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Bottom up Thinking

Chapter

Conclusion

Views of a problem from a top down perspective are always incomplete. Making sense of the world inevitably means generalisation, and the exclusion of elements considered irrelevant to the ‘big picture’. Whilst this approach has been successful in tightly coupled organisational structures, their limitations are exposed in loosely coupled, networked relationships. The Bottom up view is an aid in overcoming these limitations. In fact, it is valuable in providing a different perspective even in highly structured systems.

The bottom up design approach implies that control mechanisms are at the lowest levels, and responsibilities for actions are at the system element level. This is contrary to conventional management practice, where responsibilities for actions and consequences tend to be placed at a high level. For example, investigating a system failure in bottom up mode would look for causes at the element level, or more precisely, at their interactions. The top down mode would tend to look at the overall system, and would put ‘blam’ on the system itself and how it functions, rather than emergent properties of system element interactions.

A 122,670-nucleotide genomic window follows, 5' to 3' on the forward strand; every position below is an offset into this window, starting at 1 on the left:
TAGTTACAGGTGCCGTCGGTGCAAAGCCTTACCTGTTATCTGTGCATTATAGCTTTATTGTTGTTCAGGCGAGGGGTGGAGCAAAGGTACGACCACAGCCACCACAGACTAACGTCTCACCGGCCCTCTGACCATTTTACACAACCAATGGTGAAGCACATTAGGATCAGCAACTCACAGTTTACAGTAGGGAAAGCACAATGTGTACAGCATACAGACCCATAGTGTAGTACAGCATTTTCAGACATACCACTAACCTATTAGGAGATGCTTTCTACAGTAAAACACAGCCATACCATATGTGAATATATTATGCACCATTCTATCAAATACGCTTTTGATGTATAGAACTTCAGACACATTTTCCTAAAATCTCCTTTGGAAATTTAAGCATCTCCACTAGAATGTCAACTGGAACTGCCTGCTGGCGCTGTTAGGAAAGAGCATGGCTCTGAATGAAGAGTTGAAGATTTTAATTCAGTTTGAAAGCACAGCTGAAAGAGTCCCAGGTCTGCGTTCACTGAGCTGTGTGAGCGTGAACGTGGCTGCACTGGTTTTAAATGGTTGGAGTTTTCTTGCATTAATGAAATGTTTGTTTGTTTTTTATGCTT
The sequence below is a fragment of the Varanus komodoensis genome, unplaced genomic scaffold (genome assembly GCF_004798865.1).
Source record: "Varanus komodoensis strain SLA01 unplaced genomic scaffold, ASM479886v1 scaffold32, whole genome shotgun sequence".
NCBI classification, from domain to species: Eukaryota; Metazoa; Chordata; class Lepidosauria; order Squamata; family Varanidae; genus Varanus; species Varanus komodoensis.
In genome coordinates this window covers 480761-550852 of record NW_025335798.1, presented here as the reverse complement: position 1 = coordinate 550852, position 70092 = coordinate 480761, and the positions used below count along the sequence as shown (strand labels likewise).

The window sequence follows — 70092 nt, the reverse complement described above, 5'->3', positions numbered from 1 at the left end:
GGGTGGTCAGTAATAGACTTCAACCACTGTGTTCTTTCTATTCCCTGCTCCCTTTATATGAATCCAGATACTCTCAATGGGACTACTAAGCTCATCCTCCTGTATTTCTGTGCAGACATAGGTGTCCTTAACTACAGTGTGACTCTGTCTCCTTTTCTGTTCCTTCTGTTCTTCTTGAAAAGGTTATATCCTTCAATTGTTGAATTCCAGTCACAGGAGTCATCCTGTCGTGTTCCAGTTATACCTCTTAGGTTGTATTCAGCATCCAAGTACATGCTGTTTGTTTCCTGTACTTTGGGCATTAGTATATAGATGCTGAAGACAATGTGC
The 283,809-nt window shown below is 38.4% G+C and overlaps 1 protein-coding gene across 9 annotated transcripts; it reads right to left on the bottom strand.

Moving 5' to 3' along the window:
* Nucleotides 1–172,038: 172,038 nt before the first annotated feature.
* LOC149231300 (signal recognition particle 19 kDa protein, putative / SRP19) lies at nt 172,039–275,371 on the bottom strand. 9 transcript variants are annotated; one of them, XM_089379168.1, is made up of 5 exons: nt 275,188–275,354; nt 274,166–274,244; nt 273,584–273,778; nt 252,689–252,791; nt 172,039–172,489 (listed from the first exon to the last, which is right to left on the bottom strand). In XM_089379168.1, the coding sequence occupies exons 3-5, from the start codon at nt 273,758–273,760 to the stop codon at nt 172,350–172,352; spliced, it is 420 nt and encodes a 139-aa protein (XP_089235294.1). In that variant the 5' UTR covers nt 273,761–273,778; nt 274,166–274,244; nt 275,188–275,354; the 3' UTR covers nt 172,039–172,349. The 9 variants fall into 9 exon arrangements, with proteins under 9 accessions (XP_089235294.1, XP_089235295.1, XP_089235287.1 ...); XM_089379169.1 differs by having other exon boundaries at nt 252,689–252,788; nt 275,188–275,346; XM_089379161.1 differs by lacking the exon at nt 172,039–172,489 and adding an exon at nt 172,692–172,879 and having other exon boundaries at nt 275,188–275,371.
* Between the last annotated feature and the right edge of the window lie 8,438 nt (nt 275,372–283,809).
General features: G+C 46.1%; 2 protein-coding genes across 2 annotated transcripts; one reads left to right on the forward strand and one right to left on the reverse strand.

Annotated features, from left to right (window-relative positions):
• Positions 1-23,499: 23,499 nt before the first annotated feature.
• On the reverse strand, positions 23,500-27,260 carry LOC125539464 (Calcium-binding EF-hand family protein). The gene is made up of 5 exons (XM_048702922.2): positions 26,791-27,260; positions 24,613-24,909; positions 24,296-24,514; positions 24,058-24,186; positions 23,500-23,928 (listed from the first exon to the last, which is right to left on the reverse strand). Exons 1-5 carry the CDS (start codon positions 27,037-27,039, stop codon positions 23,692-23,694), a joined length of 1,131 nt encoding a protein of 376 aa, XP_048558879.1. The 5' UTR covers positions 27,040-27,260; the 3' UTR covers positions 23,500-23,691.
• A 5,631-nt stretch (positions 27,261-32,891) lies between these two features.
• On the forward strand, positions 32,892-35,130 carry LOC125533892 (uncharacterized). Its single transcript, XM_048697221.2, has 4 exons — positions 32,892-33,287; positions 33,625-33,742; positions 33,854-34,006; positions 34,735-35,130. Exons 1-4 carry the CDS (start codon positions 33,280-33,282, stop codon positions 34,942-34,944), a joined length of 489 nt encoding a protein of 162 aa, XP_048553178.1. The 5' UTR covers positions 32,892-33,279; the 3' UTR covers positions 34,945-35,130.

Finally, the methodology offered for consideration in this paper is an attempt to formalise an approach using this viewpoint. Constructive criticisms are invited about it.

Keywords

Previous Stage Emergent Property Problem Space System Element System Thinking 
These keywords were added by machine and not by the authors. This process is experimental and the keywords may be updated as the learning algorithm improves.

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Copyright information

© Kluwer Academic Publishers 2002

Authors and Affiliations

  1. 1.Edith Cowan UniversityChurchlands

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